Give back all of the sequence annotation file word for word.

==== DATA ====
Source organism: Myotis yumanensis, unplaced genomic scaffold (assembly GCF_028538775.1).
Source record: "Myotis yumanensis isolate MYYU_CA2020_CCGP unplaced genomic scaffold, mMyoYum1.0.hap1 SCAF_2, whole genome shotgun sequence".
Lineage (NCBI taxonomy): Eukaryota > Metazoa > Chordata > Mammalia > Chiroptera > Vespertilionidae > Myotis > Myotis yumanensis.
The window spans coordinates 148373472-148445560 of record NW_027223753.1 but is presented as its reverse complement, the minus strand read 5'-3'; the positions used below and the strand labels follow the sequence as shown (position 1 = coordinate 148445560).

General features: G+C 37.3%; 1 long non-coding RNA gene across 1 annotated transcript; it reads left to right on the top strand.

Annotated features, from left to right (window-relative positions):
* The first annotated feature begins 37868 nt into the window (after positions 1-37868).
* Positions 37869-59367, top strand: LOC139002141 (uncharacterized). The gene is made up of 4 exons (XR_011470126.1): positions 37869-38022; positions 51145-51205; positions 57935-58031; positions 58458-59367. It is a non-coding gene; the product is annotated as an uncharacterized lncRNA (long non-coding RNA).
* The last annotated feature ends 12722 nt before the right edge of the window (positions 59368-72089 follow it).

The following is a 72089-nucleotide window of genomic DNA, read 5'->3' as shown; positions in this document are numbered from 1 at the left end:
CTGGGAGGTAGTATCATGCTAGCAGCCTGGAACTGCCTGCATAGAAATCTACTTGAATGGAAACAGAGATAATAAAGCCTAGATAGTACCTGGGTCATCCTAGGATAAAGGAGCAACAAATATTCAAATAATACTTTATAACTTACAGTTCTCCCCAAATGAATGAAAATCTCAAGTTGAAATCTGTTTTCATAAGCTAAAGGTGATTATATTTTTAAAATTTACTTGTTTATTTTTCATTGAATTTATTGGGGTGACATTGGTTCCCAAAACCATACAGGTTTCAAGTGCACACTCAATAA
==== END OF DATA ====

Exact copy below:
Source organism: Myotis yumanensis, unplaced genomic scaffold (assembly GCF_028538775.1).
Source record: "Myotis yumanensis isolate MYYU_CA2020_CCGP unplaced genomic scaffold, mMyoYum1.0.hap1 SCAF_2, whole genome shotgun sequence".
Lineage (NCBI taxonomy): Eukaryota > Metazoa > Chordata > Mammalia > Chiroptera > Vespertilionidae > Myotis > Myotis yumanensis.
The window spans coordinates 148373472-148445560 of record NW_027223753.1 but is presented as its reverse complement, the minus strand read 5'-3'; the positions used below and the strand labels follow the sequence as shown (position 1 = coordinate 148445560).

General features: G+C 37.3%; 1 long non-coding RNA gene across 1 annotated transcript; it reads left to right on the top strand.

Annotated features, from left to right (window-relative positions):
* The first annotated feature begins 37868 nt into the window (after positions 1-37868).
* Positions 37869-59367, top strand: LOC139002141 (uncharacterized). The gene is made up of 4 exons (XR_011470126.1): positions 37869-38022; positions 51145-51205; positions 57935-58031; positions 58458-59367. It is a non-coding gene; the product is annotated as an uncharacterized lncRNA (long non-coding RNA).
* The last annotated feature ends 12722 nt before the right edge of the window (positions 59368-72089 follow it).

The following is a 72089-nucleotide window of genomic DNA, read 5'->3' as shown; positions in this document are numbered from 1 at the left end:
CTGGGAGGTAGTATCATGCTAGCAGCCTGGAACTGCCTGCATAGAAATCTACTTGAATGGAAACAGAGATAATAAAGCCTAGATAGTACCTGGGTCATCCTAGGATAAAGGAGCAACAAATATTCAAATAATACTTTATAACTTACAGTTCTCCCCAAATGAATGAAAATCTCAAGTTGAAATCTGTTTTCATAAGCTAAAGGTGATTATATTTTTAAAATTTACTTGTTTATTTTTCATTGAATTTATTGGGGTGACATTGGTTCCCAAAACCATACAGGTTTCAAGTGCACACTCAATAA